(5) Increased numbers of personnel to pull sleds for patient evacuation are required for forward elements when operating in deep snow and extreme cold.
(6) Medical supplies susceptible to damage from freezing must be stored in heated shelter. Under conditions of extreme cold, liquid, whole blood, or blood expanders can be administered only in heated shelters.
b. Medical officers and aidmen with good physical stamina are essential to successful medical operations. Extensive first aid and self aid training for all personnel in combat units is necessary.
4-22. Medical Units
a. Division level health services should be available in the brigade combat trains to provide backup medical support to the aid station. This element must be equipped with appropriate radios in order to communicate with air ambulances. Also, this element should be provided vehicles that have an equivalent mobility to the units supported. The medical element should be provided with an X-ray unit and film processing equipment to eliminate the necessity of evacuating all sprains as possible fractures.
b. The size of the task force and the type of combat operation will influence the bed requirements and the type hospital units best suited to support the force. The hospital should be housed in tents, frame type, sectional unless better housing is available. Tents, GP, Medium, with liner, may be used when necessary. Flooring is considered mandatory. Water trailers should be kept in heated areas or provided with heater units to prevent freezing.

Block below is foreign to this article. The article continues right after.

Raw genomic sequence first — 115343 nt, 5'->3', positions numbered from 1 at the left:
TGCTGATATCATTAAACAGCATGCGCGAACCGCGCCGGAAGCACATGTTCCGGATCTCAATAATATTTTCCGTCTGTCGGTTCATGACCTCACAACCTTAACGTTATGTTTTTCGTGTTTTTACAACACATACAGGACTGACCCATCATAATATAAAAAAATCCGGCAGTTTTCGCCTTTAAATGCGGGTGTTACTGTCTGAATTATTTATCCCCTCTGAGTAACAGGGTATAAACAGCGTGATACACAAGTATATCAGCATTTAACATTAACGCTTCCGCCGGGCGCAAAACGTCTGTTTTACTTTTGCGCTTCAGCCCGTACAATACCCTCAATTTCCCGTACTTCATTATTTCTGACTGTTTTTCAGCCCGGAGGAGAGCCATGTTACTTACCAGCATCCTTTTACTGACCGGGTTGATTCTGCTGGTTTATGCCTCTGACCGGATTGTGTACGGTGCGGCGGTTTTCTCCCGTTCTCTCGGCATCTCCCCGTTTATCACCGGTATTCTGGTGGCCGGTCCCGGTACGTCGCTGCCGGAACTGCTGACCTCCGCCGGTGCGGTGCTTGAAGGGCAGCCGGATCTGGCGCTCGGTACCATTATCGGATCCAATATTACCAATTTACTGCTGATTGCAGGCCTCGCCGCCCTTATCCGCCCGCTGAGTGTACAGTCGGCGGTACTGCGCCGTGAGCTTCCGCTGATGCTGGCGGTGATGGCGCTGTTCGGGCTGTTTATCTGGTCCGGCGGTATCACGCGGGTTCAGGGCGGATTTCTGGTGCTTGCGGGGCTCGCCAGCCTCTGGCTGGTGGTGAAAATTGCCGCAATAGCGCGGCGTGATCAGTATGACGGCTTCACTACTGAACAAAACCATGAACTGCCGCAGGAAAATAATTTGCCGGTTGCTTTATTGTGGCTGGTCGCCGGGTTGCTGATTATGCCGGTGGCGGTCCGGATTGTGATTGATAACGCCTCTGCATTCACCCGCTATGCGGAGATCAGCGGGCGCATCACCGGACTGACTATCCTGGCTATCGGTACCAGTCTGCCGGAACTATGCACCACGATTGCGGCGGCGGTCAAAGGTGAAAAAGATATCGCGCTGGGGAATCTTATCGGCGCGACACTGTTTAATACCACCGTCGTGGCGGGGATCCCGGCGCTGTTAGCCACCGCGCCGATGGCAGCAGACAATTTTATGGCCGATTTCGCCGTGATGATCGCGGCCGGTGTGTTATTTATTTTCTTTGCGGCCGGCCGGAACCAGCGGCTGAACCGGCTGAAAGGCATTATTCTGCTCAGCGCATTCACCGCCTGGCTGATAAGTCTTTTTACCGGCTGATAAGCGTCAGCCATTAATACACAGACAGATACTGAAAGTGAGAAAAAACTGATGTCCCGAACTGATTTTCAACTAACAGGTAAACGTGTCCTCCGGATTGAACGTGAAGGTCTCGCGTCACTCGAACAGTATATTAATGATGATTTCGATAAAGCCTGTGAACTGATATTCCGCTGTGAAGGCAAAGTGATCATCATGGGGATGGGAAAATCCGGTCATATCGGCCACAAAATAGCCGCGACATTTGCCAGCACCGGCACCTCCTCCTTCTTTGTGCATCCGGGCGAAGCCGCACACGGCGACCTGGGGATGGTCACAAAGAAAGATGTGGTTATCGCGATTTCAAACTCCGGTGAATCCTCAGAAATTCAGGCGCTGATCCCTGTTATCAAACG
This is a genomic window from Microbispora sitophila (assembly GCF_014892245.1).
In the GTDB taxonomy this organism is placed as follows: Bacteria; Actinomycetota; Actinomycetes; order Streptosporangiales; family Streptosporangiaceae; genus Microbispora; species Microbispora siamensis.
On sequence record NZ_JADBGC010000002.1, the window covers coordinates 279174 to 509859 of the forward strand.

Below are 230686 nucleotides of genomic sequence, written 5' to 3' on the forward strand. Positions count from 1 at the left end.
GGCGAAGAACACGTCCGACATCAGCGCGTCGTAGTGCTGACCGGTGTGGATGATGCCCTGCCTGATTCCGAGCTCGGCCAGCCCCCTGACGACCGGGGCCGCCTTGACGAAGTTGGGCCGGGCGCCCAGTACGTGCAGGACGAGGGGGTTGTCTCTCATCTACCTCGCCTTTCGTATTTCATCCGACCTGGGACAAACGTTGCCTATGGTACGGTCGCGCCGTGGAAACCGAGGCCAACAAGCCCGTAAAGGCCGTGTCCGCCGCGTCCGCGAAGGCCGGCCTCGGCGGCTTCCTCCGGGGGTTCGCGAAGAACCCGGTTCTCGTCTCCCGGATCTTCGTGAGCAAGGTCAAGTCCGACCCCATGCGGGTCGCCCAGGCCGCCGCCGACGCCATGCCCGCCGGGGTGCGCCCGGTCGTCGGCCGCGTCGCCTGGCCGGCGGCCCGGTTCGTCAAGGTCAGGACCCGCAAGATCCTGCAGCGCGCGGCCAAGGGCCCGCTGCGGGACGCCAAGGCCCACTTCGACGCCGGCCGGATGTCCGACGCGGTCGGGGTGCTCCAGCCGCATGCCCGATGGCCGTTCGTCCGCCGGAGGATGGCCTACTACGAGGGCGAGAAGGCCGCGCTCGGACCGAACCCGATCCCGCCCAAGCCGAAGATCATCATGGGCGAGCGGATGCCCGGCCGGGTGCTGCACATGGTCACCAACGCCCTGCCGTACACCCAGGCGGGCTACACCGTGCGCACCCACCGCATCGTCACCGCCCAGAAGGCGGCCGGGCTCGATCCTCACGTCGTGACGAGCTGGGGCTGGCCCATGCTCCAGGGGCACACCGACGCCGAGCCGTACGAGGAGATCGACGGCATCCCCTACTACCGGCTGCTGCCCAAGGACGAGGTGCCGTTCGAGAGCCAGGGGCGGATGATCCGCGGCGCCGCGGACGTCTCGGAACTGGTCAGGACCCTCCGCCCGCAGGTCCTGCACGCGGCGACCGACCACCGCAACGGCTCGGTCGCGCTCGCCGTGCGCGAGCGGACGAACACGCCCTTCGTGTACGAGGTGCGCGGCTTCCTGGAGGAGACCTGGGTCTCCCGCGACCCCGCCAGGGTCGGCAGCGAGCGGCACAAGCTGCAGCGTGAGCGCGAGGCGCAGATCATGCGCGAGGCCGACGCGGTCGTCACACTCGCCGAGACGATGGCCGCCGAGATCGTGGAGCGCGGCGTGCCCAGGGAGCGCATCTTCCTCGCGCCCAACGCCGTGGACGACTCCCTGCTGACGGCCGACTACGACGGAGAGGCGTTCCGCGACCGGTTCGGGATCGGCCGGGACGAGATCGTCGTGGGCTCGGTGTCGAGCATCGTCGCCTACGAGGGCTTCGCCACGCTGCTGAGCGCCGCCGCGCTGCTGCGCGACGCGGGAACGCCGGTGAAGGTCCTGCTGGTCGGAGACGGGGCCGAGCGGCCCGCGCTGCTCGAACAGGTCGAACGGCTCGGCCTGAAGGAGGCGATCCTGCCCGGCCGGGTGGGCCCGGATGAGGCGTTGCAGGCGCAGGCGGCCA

a. Small units operating as independent task force elements in northern operations should establish a relatively short holding period for patients because the adverse environmental conditions make it exceedingly difficult to provide extensive definitive care over an extended period. The patient holding period at unit level may vary from 1 to 3 days, subject to change by the unit surgeon as the tactical situation dictates. Unit medical support must maintain mobility equal to units being supported.
b. The general nature of the northern area terrain makes surface evacuation of patients difficult in winter and virtually impossible in summer. The lack of adequate roadnets and the military necessity of moving supplies over the same route greatly restrict patient evacuation.